- You will need an active starter for bread machine sourdough. It should be bubbly and thick and pass the float test (it should float when you put a bit into water); this is normally around 2–4 hours after feeding it. The less active your starter, the less rise you’ll get.
- If you are keeping your sourdough at 50-50 water to flour (aka, 100% hydration), which I strongly recommend, you can experiment by substituting 50g water and 50g flour from any yeasted bread recipe with 100g active sourdough starter and seeing how it affects things. You may need to adjust the starter, salt and yeast to control the resulting rise through trial and error.
But what if you don’t bake regularly? What about the “discard” issue? Well, you can use that discard in loads of ways to avoid chucking it down the sink.
In order to keep your starter healthy, it needs regular feeding with flour and water. And if you’re not baking with it every week, you will end up with an ever-increasing amount of starter, so you’ll discard most of your starter and just feed the small amount required to keep your colony thriving. The part you toss out is known as the discard, and there are endless things you can do with it.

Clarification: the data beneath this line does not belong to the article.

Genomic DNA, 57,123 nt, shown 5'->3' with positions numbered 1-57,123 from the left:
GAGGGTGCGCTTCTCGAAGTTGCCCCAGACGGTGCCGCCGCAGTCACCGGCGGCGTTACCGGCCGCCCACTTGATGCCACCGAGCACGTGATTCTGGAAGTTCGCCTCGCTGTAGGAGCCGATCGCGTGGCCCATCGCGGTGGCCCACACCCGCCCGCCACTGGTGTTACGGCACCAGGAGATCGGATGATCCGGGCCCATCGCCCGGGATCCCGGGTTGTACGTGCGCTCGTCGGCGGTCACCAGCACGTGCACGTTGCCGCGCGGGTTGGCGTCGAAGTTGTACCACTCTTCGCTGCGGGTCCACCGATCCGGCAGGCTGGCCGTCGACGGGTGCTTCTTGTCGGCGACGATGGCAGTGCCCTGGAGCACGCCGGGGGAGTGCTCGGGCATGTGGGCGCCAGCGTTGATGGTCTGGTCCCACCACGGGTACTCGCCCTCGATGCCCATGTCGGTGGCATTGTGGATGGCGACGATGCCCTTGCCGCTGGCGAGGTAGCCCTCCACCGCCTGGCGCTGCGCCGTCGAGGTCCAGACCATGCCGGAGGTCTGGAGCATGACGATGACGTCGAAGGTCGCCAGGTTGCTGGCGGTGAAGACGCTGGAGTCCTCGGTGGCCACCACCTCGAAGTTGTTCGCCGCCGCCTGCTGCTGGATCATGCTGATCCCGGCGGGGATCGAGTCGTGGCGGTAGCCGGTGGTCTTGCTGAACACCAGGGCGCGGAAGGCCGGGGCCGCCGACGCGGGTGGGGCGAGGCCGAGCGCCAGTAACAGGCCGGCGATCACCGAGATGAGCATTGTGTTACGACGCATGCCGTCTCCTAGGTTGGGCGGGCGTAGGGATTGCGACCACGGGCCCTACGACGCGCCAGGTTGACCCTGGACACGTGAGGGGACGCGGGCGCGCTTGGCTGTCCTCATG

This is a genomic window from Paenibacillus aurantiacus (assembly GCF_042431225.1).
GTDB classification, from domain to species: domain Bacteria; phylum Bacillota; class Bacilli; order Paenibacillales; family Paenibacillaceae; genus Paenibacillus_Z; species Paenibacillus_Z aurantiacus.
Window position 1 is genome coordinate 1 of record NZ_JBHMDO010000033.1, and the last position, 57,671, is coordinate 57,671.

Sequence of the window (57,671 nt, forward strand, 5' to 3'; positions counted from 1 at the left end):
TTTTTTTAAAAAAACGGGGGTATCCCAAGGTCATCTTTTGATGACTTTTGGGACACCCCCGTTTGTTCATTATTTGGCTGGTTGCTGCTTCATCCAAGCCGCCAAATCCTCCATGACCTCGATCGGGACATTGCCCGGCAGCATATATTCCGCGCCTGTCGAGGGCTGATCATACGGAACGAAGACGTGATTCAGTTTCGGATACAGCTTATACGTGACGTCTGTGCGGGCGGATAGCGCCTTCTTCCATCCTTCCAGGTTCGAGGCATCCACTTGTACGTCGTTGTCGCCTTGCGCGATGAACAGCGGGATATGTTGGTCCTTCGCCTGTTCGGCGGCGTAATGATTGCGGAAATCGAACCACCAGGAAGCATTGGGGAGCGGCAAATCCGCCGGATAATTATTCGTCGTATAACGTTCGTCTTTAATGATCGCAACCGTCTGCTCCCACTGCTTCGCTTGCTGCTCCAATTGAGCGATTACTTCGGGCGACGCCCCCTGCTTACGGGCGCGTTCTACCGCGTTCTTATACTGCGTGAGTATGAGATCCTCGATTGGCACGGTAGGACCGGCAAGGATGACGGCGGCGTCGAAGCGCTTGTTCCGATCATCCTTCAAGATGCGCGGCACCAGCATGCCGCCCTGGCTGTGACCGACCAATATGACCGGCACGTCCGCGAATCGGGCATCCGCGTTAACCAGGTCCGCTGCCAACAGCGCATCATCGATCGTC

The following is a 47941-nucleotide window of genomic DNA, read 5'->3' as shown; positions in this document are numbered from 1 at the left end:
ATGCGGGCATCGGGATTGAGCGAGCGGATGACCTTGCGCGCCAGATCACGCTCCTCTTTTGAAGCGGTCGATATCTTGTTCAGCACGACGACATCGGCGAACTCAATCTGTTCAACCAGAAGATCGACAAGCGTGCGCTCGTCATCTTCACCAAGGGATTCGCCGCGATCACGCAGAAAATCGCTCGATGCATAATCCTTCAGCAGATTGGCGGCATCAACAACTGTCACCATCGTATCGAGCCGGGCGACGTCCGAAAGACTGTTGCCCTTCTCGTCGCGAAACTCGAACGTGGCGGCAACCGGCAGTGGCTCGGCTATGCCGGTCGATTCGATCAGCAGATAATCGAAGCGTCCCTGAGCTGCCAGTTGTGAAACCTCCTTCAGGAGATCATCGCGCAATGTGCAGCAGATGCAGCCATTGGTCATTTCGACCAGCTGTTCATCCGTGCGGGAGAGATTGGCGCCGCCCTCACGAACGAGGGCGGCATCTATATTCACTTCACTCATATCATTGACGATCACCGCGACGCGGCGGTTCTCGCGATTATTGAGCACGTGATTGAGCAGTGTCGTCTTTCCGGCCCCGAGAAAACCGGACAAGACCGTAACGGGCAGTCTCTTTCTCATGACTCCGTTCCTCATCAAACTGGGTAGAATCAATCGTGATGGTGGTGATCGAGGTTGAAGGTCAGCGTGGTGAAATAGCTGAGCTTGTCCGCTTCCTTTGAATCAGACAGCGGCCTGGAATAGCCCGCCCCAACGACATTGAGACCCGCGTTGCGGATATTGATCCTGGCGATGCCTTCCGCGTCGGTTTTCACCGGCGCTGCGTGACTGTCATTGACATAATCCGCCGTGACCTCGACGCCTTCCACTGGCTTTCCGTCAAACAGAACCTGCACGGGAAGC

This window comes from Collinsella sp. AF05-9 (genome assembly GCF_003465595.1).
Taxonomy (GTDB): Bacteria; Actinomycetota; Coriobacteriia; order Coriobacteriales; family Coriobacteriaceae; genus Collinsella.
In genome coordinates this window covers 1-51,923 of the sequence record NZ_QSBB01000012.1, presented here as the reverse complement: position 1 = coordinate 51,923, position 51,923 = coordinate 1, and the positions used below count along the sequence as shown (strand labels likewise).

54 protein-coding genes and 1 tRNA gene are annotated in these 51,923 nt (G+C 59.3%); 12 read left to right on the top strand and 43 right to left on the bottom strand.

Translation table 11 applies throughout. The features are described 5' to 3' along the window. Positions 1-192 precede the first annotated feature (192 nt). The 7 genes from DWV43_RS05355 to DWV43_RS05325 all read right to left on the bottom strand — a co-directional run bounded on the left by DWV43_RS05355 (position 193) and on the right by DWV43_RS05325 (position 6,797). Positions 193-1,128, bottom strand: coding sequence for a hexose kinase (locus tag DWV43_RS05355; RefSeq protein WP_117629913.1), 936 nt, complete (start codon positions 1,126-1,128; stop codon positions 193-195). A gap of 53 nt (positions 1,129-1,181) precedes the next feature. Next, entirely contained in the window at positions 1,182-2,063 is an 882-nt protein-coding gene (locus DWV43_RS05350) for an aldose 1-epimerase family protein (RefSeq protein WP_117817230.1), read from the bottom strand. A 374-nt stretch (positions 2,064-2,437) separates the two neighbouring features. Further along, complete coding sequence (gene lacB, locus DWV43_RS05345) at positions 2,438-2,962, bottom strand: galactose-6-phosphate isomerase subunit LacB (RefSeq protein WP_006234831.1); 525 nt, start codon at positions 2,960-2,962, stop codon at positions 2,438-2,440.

Basically, any recipe that uses flour and some liquid can take some of your discard, and although it won’t add much rise (since it’s no longer active), it will bring the probiotic benefits of a fermented food and a sour taste to your recipe. Some of my favourite discard recipes are sourdough lemon drizzle cake, sourdough Yorkshire puddings, spiked English muffins and a jazzed-up pizza dough with a sourdough funk.
I’ve tried all sorts of things with my discard, even frying it naked in a pan to make tiny pancakes for smoked- salmon-topped blinis for a picnic lunch – though, admittedly, they were pretty sour!
This blini recipe is a slightly gentrified version of that experiment and surely one of the easiest ways to use up any discard.
Sourdough discard blinis
- 100g discard (inactive sourdough starter)
- 125g plain flour
- 90g milk (lukewarm) + 75g milk (room temperature)
- 1 tbsp sugar
- 1 egg yolk
- pinch of salt
- 1 egg white, whisked to stiff peaks
- Mix together the discard, plain flour, 90g milk and sugar and leave for 10 minutes in a covered bowl at Hong Kong room temperature.
- Add the egg yolk, salt and 75g milk and, finally, gently fold in the egg white until smooth.
- Rest the mixture for 10 minutes before frying blinis in your choice of size (two minutes on side one, one minute on side two for mini ones).
- You can make small, canapé-size blinis or bigger breakfast blinis to serve with your favourite toppings.
- The longer you rest the mix at each stage, the lighter these blinis will be.
- When using discard for any recipe, the longer it’s been left since the last feed, the more sour it will be.
- You can adjust the salt and sugar in your blinis depending on what you’re serving them with.